Of chemical-free extraction

Of chemical-free extraction

Aalemane

Nelamane, a nondescript village about eight km from Srirangapatna in Mandya district, has become a laboratory where experiments on traditional food-processing methods are carried out.

A group of like-minded professionals have set up a bull-driven gaana (a wooden unit to extract oil from types of seeds using bulls).

In many gaana units across the state, machines are used to extract oil from seeds under high temperature. However, at the Nelamane unit, the traditional method ensures that the seeds are crushed under low temperature. This retains the quality and aroma of oil.

There are 12 Hallikar bulls (a native breed) to pull the log.  The unit is free of machines and plastic. The oil is sold either in glass bottles or metal containers.

“I have been attracted to the rural ways of life since my high-school days. I nurtured the dream of relocating to this village, where my grandparents lived, to revive traditional practices,” Kamalesh M, an MTech graduate, explains.

Kamalesh is backed by a team of like-minded people Mahesh Kumar, Srikanth, Sowmya, Deepak, Basavaraj and Meghashree.

While lecturing at a private engineering college in Bengaluru, Kamalesh ventured into organic-milk production. The venture wasn’t successful. 

“Though there was a good response, it wasn’t viable financially. I ended it within two years due to lack of awareness about organic milk, poor marketing facility, and expensive logistics,” he recalls.

He then went to New Delhi to prepare for UPSC exams in 2014.

It was an accidental meeting with Basavaraj there that sowed the seeds of a gaana unit. 

“Often we would discuss cottage industries and methods to revive them to generate employments, especially for women in rural areas. By then, I had read a lot about the chemically processed edible oil, chemicals used in the process, and its impact on health. The idea of launching a traditional gaana unit took its birth,” he adds.

After pitching the idea, like-minded college friends invested in the project. He trained at the Indian Institute of Management, Bengaluru, to launch a start-up and set up a gaana unit as it was inexpensive.  

“I used the abandoned materials to set up structures,” he says. Three rooms were constructed for the unit. For six months, he travelled across Karnataka, Maharashtra, Tamil Nadu and Andhra Pradesh to study the techniques of a gaana unit.

Traditional wooden gaana units were no longer in use. There was nobody to carve the wood into a gaana unit. Moreover, designs and specifications were not available. 

“I was determined not to use machines. I managed to get designs of a few abandoned ones,” Kamalesh recalls.

As many as five carpenters worked on the design, but it did not match the specifications. Eventually, he got a unit built by one carpenter. About Rs 3.25 lakh was spent on the first unit. It took less time and money to set up the second.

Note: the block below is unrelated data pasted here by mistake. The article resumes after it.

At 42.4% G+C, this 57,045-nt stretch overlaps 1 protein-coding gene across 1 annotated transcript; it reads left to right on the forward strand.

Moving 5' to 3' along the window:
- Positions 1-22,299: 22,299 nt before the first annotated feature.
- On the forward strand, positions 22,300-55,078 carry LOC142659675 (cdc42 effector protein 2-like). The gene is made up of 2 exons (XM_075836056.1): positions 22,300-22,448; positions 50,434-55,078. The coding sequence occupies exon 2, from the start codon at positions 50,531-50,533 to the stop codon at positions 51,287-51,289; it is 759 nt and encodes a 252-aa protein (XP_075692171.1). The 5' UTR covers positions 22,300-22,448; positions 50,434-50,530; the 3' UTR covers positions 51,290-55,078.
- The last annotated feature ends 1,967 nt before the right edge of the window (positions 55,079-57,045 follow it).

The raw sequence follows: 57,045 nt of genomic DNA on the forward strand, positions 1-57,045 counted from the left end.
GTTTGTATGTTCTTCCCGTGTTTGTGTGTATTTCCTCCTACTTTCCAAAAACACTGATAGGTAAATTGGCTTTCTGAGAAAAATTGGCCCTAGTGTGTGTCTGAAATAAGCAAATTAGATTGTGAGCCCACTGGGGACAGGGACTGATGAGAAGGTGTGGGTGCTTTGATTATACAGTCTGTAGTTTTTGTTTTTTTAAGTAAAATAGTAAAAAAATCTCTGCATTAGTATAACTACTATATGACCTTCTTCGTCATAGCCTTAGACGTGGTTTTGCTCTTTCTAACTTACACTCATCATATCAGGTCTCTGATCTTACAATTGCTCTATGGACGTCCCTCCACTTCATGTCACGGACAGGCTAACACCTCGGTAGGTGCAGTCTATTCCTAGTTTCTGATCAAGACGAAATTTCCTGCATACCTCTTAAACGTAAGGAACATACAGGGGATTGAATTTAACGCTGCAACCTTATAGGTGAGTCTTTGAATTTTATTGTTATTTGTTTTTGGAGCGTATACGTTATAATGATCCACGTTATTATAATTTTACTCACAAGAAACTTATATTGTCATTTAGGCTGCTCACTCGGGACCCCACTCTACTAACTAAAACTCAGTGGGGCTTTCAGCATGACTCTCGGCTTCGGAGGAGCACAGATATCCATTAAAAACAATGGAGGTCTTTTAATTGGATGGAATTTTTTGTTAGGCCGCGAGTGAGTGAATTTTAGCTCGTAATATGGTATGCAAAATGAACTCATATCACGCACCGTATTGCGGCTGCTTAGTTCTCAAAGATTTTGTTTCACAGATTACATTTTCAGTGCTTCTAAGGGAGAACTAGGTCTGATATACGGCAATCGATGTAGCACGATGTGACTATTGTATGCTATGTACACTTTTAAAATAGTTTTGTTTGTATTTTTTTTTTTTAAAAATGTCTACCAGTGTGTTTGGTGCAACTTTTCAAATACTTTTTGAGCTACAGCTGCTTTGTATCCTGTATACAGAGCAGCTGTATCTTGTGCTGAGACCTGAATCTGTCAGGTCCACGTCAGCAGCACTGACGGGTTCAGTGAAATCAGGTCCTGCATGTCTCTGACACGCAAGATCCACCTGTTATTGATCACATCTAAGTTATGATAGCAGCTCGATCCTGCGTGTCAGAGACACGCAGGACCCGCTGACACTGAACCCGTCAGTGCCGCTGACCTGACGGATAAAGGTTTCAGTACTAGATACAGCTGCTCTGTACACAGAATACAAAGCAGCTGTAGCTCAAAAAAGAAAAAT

The trial oil-extraction process began in March 2019. They sold the oil to relatives and friends, and sought their feedback. The response was encouraging. Its commercial production began in September 2019.

The better oil

Nutrients are intact in bull-driven gaana oil. The oil does not undergo any chemical refining or bleaching, which changes any oil’s natural composition.

Studies indicate that high fibre content helps eliminate waste from the body and keeps cholesterol and blood pressure under control. High antioxidants strengthen immune system  and slow down ageing.

Locally available seeds are used to extract groundnut, coconut, sesame, safflower, niger and castor oil. About 1,500 litres of oil is extracted over the course of a month. After extracted, the oil may be used for six months.

The oil is sold in two quantities — one kg and half kg. 

So far, there are two gaana units with six women and two men employed on a full-time basis. Each is paid a monthly salary of Rs 8,000. Each of the six part-time workers are paid Rs 3,000 per month. They are planning to set up two more units shortly.

Last year, Over 7,000 families bought about 5,000 litres of oil. A one-litre glass bottle is priced Rs 380. It costs Rs 360 for those who either return glass bottles or bring their own containers. About 20% profit is earned on one litre of oil. At present, the oil is sold in Mysuru, Mandya and Bengaluru districts.

“We are satisfied with the quality of oil we get from here,” says Srikant, a customer. Vasantha, who worked at a garment factory, now earns more at the unit. “The working hours were long and there was a lot of work pressure. As the unit is close to my house, it saves my time, energy and money,” she points out.

What next?

The team has spent Rs 12 lakh on two gaana units. “We are doing our best to help people consume chemical-free food,” says Basavaraj, who supports the venture. “We will surely help those who plan to replicate our model,” he adds.

The team members have decided to commission a traditional food park over one acre land in Nelamane.

There are plans to produce organic milk and jaggery, traditional eatables without chemicals, besides handmade products.

(For details, contact Kamalesh M
on 9844123344)

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